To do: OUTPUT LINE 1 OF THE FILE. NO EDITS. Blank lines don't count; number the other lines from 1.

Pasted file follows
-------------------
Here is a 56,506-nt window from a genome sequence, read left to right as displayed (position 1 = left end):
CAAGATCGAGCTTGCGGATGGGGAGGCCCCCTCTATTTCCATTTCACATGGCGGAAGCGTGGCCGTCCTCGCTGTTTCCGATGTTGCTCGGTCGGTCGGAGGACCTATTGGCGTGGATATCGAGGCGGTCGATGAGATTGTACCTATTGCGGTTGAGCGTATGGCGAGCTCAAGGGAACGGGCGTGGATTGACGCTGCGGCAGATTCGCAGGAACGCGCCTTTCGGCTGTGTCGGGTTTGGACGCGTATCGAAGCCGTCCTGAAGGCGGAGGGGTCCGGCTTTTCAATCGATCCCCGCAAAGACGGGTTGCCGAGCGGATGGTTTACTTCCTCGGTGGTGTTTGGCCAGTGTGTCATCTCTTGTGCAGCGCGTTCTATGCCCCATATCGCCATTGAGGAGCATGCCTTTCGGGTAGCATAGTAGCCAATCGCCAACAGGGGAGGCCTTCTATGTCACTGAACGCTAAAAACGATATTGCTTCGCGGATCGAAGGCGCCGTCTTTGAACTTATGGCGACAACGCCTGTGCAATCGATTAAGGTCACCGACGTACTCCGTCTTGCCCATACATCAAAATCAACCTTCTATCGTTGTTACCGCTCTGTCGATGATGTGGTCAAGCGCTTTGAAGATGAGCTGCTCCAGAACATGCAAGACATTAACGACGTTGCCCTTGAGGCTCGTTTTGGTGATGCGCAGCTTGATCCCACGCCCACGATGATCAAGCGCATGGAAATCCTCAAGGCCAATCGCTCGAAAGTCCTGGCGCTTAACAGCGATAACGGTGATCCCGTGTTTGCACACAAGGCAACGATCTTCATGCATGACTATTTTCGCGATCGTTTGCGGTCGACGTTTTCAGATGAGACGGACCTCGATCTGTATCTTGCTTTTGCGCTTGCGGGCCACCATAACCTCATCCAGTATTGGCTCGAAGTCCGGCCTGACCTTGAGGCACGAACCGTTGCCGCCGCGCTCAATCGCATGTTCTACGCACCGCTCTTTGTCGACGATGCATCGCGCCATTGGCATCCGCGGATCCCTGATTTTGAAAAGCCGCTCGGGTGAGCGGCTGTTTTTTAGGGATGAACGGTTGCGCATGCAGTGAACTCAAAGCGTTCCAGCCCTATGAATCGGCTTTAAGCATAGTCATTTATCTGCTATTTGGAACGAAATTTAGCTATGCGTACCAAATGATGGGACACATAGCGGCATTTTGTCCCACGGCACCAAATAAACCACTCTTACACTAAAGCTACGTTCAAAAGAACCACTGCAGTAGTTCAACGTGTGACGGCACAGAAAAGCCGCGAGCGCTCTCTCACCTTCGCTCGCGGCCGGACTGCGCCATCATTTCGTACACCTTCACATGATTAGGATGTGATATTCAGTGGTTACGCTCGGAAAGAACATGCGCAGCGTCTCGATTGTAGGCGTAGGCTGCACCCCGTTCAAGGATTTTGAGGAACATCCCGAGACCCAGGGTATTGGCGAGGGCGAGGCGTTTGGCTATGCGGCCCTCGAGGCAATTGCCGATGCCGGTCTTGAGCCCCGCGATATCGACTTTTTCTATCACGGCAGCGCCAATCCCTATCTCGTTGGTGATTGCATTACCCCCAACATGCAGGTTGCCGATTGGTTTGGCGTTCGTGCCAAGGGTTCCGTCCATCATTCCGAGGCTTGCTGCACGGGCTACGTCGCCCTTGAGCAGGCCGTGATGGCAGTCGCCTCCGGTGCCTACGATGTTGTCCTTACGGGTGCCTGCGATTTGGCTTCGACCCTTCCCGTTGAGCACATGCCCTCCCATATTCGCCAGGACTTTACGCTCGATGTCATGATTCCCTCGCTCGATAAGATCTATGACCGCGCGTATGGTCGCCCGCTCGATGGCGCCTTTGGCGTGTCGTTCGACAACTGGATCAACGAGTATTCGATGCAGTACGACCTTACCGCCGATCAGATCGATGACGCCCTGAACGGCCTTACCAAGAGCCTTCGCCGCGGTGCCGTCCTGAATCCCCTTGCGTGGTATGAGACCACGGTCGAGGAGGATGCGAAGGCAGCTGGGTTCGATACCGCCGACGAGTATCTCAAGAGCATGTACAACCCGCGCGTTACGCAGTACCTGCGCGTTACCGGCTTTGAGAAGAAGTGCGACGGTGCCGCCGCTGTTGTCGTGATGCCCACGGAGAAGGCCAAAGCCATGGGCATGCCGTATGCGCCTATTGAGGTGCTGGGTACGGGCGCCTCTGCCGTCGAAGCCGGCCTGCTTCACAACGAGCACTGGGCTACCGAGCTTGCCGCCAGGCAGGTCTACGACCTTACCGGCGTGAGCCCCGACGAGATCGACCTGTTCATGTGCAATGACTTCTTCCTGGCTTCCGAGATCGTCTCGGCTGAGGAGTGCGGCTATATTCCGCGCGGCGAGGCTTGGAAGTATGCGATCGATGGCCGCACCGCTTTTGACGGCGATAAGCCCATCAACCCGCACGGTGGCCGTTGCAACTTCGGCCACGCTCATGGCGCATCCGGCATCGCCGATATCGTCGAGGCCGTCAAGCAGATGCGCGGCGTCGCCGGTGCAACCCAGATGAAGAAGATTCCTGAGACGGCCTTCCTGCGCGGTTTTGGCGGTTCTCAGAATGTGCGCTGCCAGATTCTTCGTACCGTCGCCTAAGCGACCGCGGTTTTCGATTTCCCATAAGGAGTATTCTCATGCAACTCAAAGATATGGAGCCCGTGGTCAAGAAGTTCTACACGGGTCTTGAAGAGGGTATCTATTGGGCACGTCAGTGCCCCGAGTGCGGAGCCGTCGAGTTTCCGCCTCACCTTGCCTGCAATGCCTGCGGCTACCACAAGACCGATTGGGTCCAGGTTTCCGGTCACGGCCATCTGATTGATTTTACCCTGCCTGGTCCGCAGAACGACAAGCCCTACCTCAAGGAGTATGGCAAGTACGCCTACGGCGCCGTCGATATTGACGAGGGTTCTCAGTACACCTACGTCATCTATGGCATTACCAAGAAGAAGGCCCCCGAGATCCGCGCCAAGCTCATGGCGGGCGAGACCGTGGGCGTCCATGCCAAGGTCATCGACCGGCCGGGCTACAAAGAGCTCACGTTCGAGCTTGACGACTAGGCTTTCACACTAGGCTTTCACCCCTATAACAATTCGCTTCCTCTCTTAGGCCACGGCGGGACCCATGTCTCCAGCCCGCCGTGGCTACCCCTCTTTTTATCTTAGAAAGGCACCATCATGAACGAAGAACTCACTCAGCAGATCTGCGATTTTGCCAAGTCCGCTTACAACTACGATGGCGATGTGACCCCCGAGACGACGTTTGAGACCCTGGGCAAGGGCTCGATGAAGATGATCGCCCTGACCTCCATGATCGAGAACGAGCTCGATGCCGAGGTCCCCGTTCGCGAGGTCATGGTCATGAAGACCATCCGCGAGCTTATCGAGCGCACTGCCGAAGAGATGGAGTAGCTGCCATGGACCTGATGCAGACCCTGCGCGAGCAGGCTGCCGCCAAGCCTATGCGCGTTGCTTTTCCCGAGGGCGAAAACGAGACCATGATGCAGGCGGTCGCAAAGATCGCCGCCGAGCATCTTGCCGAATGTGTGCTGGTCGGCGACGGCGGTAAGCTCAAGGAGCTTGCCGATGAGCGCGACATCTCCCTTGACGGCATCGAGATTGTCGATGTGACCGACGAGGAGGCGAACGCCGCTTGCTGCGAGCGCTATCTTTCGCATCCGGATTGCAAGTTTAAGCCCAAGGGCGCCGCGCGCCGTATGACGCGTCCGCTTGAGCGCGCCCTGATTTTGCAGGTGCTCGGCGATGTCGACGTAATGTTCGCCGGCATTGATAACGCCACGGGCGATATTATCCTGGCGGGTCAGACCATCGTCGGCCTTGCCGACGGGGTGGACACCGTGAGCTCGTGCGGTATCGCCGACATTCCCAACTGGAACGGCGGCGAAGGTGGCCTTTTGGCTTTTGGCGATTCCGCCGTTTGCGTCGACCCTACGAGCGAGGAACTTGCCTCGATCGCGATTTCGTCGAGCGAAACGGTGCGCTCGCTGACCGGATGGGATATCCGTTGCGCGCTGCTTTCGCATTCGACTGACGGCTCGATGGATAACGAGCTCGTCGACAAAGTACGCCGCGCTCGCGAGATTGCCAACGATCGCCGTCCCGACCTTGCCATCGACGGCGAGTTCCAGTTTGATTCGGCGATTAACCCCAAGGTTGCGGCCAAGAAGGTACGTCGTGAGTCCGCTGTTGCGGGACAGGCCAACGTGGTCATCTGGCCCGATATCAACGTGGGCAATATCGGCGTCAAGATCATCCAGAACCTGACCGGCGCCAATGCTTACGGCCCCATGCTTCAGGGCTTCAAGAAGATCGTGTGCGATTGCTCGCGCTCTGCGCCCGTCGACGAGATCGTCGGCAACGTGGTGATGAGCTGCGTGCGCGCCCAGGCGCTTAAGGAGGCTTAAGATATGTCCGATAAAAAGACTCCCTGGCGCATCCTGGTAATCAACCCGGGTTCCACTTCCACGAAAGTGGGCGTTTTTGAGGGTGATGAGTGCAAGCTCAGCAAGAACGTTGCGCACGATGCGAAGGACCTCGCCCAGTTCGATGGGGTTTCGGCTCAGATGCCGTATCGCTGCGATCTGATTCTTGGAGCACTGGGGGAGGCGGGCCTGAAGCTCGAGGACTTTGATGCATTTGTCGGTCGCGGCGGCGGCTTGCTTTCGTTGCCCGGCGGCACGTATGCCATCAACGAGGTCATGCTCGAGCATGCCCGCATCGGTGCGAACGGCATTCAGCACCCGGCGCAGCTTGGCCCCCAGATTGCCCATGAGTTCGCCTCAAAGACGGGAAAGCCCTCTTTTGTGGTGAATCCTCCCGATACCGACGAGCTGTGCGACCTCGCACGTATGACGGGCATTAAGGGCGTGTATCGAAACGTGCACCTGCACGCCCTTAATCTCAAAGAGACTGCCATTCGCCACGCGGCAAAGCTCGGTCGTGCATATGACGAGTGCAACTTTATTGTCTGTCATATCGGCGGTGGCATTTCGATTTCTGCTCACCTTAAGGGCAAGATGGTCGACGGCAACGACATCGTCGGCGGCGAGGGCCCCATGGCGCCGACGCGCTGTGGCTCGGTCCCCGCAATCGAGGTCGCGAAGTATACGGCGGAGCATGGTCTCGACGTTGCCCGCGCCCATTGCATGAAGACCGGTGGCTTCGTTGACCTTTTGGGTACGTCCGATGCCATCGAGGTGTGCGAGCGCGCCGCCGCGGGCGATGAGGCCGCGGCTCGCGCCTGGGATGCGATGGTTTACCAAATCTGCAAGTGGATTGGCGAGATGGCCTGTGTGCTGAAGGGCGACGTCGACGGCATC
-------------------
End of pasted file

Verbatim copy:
Here is a 56,506-nt window from a genome sequence, read left to right as displayed (position 1 = left end):